Japan plans to begin releasing into the sea this year more than a million tons of water treated of the rugged fukushima nuclear plantA government source reported this Friday.
The plan was backed by the International Atomic Energy Agency (IAEA), but the Japanese government will await “a comprehensive report” from the UN before expelling the water, the cabinet secretary told a group of journalists, Hirokazu Matsuno.
The plant cooling systems were overwhelmed in 2011 when a powerful submarine earthquake caused a tsunami what caused the worst nuclear accident since Chernobyl.
The site generated 100 cubic meters of contaminated water per day between April and November of last year, a combination of groundwater, seawater, and rainwater that mixed with the cooling water.
The liquid is filtered to eliminate radionuclides and transferred to storage tanks, which already accumulate more than 1.3 million cubic meters and space is running out.
“We expect the release to take place sometime between spring and summer, after the release facilities are completed and tested and the full IAEA report is published,” Matsuno said.
This measure extends the initial plan of the Tokyo Power Electric Company (Tepco), whose objective was to begin the work of expelling water in the spring of this year, after filtering it with the intention of diluting it in salt water and throwing it into the sea.
“We recognize that the Government has given a range from spring to summer after exhaustively considering various processes. We will continue to aim for the spring to complete the construction and create a system that can operate firmly”, explained the president of Tepco, Tomoaki Kobayakawa.
The Japanese authorities explained that there are “efforts to promote understanding” with local residents, as this decision drew criticism, especially among fishermen in the region for the possible impact on their economies.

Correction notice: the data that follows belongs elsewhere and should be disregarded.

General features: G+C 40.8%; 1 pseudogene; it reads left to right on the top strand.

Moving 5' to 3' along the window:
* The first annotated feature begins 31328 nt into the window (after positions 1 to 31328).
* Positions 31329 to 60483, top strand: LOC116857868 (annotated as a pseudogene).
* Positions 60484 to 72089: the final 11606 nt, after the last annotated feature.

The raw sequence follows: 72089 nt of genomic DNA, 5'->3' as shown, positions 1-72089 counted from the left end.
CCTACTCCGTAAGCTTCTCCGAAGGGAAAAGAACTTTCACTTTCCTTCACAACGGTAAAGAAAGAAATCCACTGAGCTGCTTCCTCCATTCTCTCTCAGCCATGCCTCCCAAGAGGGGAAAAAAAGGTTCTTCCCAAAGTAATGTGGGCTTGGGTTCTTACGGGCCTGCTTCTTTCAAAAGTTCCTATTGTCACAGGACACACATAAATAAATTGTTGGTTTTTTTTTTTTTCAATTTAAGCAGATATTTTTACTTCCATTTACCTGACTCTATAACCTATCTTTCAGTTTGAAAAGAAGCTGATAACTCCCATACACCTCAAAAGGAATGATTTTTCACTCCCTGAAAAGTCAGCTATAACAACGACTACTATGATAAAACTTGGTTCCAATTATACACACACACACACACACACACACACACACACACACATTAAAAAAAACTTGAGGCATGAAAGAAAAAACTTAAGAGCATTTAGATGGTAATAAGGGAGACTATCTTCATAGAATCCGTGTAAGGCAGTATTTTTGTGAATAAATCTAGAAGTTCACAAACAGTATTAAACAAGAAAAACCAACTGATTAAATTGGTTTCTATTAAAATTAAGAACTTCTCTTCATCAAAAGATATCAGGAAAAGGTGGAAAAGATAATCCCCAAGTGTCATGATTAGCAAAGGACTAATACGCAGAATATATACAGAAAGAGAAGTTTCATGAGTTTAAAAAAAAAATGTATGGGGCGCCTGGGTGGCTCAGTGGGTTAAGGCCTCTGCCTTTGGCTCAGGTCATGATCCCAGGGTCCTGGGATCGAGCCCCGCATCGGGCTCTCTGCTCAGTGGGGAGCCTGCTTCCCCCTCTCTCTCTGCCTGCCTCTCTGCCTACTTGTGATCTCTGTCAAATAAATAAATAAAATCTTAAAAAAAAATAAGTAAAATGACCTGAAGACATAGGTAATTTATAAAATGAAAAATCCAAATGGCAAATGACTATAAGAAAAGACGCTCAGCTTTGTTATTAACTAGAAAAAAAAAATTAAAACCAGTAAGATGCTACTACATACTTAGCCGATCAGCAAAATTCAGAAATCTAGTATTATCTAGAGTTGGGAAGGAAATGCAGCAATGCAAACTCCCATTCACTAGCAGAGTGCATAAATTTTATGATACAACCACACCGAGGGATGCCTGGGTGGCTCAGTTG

Tomoaki considered that the local community needs “detailed and careful explanations” as they “face various concerns” due to “lack of understanding.”
Despite precautions, Fishermen in the region fear that the release of the water will tarnish the reputation of their productafter they have spent years restoring their credibility through rigorous testing.
The company that operates the plant ensures that the treated water complies with national parameters for radionuclide levelsexcept for one element, tritium, which experts say is only harmful to humans on a large scale.
The plan is to dilute the water to reduce tritium levels and release it into the sea over several decades through a kilometer-long underwater pipeline.
The IAEA assured that the release meets international standards and “will not cause any harm to the environment.”
Neighboring countries like China and South Koreaas well as Greenpeace and other organizations, criticized the plan.
The March 2011 disaster in northeast Japan left some 18,500 deador disappeared, mostly victims of the tsunami.
Despite the fact that the plant’s security system responded adequately after the earthquake, contrary to what happened in Chernobyl in 1986, waves some fifteen meters high hit the plant and caused flooding that led to three nuclear meltdowns and to the release of large amounts of radioactive contamination.
(With information from AFP and Europa Press)
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